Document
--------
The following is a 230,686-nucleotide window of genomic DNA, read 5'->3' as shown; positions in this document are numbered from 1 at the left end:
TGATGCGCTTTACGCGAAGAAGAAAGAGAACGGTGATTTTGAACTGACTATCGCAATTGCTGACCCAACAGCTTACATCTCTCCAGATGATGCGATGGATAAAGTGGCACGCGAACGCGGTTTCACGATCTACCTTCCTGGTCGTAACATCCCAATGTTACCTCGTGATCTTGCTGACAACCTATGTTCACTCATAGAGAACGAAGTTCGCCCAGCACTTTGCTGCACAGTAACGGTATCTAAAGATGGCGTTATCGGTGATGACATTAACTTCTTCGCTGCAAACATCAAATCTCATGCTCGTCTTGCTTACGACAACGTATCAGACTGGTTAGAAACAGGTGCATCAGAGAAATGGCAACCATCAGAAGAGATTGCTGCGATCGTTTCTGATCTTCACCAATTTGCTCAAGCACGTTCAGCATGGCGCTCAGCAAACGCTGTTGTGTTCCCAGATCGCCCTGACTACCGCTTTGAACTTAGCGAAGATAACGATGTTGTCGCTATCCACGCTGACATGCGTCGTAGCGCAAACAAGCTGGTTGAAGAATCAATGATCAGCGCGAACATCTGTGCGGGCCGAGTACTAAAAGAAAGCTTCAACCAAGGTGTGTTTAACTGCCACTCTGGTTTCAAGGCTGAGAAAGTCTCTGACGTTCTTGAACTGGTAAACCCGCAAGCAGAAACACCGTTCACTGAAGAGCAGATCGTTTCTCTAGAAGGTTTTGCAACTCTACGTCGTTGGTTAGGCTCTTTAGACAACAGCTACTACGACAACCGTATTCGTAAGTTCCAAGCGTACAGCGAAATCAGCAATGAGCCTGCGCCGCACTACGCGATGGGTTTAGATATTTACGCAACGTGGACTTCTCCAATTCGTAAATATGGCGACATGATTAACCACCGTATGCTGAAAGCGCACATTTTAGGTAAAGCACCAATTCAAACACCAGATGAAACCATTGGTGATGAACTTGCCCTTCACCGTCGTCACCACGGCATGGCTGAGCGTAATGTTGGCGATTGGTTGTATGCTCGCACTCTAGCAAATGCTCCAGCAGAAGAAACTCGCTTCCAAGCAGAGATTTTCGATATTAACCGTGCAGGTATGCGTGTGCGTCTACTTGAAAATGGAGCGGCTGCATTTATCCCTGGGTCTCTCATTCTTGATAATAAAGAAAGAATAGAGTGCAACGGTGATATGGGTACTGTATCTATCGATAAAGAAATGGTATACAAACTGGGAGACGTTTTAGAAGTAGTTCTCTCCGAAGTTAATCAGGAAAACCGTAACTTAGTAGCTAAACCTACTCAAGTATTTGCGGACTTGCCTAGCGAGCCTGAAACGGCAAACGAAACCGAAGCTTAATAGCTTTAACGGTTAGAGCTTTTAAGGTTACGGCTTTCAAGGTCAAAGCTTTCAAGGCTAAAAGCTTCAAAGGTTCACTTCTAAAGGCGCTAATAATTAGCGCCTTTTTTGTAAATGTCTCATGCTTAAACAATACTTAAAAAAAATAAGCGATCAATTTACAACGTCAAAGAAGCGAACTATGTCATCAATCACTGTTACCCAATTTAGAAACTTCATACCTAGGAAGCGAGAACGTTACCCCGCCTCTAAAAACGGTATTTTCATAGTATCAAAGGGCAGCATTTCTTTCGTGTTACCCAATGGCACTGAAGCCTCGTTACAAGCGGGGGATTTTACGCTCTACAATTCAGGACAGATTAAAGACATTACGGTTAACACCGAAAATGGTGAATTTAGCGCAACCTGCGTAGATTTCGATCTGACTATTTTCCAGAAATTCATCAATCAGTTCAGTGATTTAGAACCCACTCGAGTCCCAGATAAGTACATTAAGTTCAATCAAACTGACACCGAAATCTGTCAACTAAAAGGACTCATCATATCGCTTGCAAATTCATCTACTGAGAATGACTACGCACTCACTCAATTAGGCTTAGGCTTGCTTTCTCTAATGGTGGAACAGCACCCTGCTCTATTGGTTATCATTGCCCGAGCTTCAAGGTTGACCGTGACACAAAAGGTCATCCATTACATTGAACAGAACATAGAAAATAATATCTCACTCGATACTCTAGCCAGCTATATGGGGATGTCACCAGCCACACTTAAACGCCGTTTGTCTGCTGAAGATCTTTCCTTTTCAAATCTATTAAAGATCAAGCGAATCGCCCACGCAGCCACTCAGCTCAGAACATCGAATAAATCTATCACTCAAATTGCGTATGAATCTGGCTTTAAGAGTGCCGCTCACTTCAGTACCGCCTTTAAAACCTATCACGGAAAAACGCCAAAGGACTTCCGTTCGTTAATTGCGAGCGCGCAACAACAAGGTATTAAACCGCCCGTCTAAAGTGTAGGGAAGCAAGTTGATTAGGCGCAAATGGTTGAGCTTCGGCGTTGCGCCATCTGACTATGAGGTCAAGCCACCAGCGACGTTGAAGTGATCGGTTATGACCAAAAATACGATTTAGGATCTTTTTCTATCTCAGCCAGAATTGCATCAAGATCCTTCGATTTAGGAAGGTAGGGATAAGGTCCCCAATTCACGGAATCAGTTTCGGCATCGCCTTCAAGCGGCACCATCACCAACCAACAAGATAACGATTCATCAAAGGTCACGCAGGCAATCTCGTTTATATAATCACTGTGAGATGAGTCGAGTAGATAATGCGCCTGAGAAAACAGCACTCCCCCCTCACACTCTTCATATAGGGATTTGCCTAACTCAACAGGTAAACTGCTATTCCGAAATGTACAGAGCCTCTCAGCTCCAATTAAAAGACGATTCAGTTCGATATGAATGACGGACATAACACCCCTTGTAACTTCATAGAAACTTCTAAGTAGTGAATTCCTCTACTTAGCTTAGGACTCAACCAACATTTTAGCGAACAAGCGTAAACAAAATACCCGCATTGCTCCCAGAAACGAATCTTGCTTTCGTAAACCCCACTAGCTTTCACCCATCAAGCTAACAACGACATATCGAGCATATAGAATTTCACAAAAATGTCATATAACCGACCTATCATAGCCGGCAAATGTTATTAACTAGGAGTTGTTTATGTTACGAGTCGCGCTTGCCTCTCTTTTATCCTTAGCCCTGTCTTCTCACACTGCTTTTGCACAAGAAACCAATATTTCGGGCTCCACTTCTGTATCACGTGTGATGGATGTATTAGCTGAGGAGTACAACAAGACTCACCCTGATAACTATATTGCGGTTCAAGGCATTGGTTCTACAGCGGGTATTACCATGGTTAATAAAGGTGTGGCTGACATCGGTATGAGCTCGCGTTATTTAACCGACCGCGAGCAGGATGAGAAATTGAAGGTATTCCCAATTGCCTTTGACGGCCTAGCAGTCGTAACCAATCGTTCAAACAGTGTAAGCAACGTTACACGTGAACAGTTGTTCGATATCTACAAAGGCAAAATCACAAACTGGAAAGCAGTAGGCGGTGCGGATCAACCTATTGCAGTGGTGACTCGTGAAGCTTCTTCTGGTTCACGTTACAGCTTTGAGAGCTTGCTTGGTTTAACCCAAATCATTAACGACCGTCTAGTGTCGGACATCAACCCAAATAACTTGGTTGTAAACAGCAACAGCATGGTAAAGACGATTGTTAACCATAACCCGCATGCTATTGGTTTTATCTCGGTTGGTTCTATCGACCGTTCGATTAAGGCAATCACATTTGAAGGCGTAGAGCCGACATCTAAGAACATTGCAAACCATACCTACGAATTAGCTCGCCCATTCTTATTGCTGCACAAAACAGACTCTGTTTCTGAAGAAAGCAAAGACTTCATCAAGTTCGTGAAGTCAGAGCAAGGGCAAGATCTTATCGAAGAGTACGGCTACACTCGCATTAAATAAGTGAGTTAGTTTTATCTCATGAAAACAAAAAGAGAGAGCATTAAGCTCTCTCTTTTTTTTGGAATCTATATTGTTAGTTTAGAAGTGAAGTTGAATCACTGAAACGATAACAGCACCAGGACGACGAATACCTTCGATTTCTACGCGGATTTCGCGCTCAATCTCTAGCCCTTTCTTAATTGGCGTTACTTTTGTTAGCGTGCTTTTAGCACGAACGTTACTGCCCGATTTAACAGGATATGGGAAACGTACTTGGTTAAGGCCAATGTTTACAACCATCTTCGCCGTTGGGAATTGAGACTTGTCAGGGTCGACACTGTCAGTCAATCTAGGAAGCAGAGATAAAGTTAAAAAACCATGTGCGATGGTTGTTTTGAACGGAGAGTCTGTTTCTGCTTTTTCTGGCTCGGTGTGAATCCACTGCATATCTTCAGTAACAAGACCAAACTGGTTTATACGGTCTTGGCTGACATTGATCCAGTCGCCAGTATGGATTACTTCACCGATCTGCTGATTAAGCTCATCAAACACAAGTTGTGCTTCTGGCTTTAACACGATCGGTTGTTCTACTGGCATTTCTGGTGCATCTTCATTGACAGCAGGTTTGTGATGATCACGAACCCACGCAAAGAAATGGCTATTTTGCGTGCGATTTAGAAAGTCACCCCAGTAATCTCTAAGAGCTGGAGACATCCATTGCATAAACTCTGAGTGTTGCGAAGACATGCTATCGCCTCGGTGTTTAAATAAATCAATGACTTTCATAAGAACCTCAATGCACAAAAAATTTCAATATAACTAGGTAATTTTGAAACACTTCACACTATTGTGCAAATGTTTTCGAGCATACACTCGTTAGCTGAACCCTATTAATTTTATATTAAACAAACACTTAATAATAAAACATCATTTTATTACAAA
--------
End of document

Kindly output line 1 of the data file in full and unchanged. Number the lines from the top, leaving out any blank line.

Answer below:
The following is a 230,686-nucleotide window of genomic DNA, read 5'->3' as shown; positions in this document are numbered from 1 at the left end: